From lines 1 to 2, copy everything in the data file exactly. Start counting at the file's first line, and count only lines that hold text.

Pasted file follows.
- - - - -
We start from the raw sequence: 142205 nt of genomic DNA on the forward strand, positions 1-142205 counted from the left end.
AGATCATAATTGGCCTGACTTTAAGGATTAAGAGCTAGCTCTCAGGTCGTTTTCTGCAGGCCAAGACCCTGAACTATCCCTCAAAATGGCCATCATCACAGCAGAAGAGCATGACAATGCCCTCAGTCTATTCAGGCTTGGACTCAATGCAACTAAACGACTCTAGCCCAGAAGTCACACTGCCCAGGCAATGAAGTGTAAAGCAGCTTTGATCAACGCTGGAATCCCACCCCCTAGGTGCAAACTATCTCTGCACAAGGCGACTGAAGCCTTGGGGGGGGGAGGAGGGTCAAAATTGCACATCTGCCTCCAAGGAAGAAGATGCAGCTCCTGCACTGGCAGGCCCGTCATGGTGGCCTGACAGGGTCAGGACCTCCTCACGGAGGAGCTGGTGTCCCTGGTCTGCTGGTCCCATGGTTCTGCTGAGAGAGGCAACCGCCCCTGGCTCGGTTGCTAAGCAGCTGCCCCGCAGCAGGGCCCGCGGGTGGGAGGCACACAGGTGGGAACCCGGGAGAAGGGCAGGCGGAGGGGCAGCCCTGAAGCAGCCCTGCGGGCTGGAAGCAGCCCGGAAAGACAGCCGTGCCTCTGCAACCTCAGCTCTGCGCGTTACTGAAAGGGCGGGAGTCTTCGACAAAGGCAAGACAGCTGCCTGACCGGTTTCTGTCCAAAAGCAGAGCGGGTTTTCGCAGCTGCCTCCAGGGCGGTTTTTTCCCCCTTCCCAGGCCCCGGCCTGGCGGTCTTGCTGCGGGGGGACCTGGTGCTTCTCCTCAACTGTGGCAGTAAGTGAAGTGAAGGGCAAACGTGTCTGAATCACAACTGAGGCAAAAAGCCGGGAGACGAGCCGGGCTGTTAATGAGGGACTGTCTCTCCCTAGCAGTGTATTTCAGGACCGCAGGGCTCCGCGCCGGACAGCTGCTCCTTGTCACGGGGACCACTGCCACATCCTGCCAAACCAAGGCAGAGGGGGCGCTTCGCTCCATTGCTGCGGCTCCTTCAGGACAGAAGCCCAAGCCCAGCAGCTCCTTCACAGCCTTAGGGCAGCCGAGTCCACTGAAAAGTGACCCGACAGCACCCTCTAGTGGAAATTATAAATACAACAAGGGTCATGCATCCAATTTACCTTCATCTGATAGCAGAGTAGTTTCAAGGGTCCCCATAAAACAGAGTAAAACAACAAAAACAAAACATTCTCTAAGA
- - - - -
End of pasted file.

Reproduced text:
We start from the raw sequence: 142205 nt of genomic DNA on the forward strand, positions 1-142205 counted from the left end.
AGATCATAATTGGCCTGACTTTAAGGATTAAGAGCTAGCTCTCAGGTCGTTTTCTGCAGGCCAAGACCCTGAACTATCCCTCAAAATGGCCATCATCACAGCAGAAGAGCATGACAATGCCCTCAGTCTATTCAGGCTTGGACTCAATGCAACTAAACGACTCTAGCCCAGAAGTCACACTGCCCAGGCAATGAAGTGTAAAGCAGCTTTGATCAACGCTGGAATCCCACCCCCTAGGTGCAAACTATCTCTGCACAAGGCGACTGAAGCCTTGGGGGGGGGAGGAGGGTCAAAATTGCACATCTGCCTCCAAGGAAGAAGATGCAGCTCCTGCACTGGCAGGCCCGTCATGGTGGCCTGACAGGGTCAGGACCTCCTCACGGAGGAGCTGGTGTCCCTGGTCTGCTGGTCCCATGGTTCTGCTGAGAGAGGCAACCGCCCCTGGCTCGGTTGCTAAGCAGCTGCCCCGCAGCAGGGCCCGCGGGTGGGAGGCACACAGGTGGGAACCCGGGAGAAGGGCAGGCGGAGGGGCAGCCCTGAAGCAGCCCTGCGGGCTGGAAGCAGCCCGGAAAGACAGCCGTGCCTCTGCAACCTCAGCTCTGCGCGTTACTGAAAGGGCGGGAGTCTTCGACAAAGGCAAGACAGCTGCCTGACCGGTTTCTGTCCAAAAGCAGAGCGGGTTTTCGCAGCTGCCTCCAGGGCGGTTTTTTCCCCCTTCCCAGGCCCCGGCCTGGCGGTCTTGCTGCGGGGGGACCTGGTGCTTCTCCTCAACTGTGGCAGTAAGTGAAGTGAAGGGCAAACGTGTCTGAATCACAACTGAGGCAAAAAGCCGGGAGACGAGCCGGGCTGTTAATGAGGGACTGTCTCTCCCTAGCAGTGTATTTCAGGACCGCAGGGCTCCGCGCCGGACAGCTGCTCCTTGTCACGGGGACCACTGCCACATCCTGCCAAACCAAGGCAGAGGGGGCGCTTCGCTCCATTGCTGCGGCTCCTTCAGGACAGAAGCCCAAGCCCAGCAGCTCCTTCACAGCCTTAGGGCAGCCGAGTCCACTGAAAAGTGACCCGACAGCACCCTCTAGTGGAAATTATAAATACAACAAGGGTCATGCATCCAATTTACCTTCATCTGATAGCAGAGTAGTTTCAAGGGTCCCCATAAAACAGAGTAAAACAACAAAAACAAAACATTCTCTAAGA